One Dutch person hurt in Brussels bombings

Red Cross - Brussels response
Paramedics are joined by Red Cross workers in the aftermath of the Brussels bombings. Mar. 22, 2016 (photo: Juriaan Lahr / Red Cross). (Paramedics are joined by Red Cross workers in the aftermath of the Brussels bombings. Mar. 22, 2016 (photo: Juriaan Lahr / Red Cross))

At least 34 people were killed and another 230 injured in targeted attacks on Belgium Tuesday morning. Two bombs were detonated in a departures hall at the Zaventem airport there, causing 14 deaths and wounding 100. The others were killed or hurt when a bomb went off inside a subway car at the city’s Maalbeek metro stop near European Union offices and several media agencies.

None of those killed are believed to be from the Netherlands, and only one of those hurt is Dutch, according to the Ministry of Foreign Affairs. The ministry announced Tuesday evening that it is aware of one lightly wounded Dutch citizen.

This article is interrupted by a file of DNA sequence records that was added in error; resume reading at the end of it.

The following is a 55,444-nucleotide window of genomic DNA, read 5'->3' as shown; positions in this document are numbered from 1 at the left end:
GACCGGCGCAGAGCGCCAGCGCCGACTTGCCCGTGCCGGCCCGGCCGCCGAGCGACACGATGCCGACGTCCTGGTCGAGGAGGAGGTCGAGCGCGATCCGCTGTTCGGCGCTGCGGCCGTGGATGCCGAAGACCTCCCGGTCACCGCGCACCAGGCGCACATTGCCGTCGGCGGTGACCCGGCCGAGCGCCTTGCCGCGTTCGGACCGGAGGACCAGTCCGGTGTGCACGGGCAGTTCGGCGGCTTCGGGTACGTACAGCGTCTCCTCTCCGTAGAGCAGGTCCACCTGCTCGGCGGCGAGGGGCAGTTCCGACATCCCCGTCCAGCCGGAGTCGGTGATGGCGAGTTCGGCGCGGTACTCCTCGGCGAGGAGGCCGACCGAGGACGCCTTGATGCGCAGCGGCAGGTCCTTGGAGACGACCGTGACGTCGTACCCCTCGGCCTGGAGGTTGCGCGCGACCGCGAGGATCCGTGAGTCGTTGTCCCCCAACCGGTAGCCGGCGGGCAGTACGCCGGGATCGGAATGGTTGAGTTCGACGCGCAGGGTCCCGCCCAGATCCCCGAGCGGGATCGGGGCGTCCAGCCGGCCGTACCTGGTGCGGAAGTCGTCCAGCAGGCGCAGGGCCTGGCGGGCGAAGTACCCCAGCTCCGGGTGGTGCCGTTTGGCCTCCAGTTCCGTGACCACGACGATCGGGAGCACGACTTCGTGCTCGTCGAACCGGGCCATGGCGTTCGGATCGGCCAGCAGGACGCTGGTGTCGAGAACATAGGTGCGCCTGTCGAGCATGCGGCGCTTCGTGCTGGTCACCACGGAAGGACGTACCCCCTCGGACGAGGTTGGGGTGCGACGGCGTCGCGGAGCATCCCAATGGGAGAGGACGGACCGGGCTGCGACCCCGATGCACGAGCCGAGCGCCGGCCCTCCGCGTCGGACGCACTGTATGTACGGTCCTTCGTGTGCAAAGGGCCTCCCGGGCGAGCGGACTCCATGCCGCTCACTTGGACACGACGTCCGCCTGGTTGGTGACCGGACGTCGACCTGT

That person was injured during the incident at Zaventem, the ministry confirmed.

After a third bomb was found and detonated by a police explosives unit at Zaventem, Belgian authorities announced that the Brussels Airport will be closed until at least 12 p.m. on Wednesday. The airport handles an average of 1,400 passengers travelling to or from the Netherlands on a daily basis, according to 2013 figures.

Those in Brussels were also warned of lengthy lines at train stations, and were advised to delay travel if possible. Nearly all trains to Belgium from the Netherlands were cancelled on Tuesday in response to closures at Brussels train stations. The NS Stoptrein service was still in operation from Roosendaal, Noord-Brabant to Antwerp, Belgium on Tuesday evening, as was the Maastricht to Liege train.

NS Intercity trains from Amsterdam Centraal to Brussels Midi could resume by 2 a.m. on Wednesday, the railway said on its website.

People needing help or information from the Dutch ministry were encouraged to call +31 247 247 247. Their Belgian counterparts are also running a hotline, which may be reached at +32 781 517 71.

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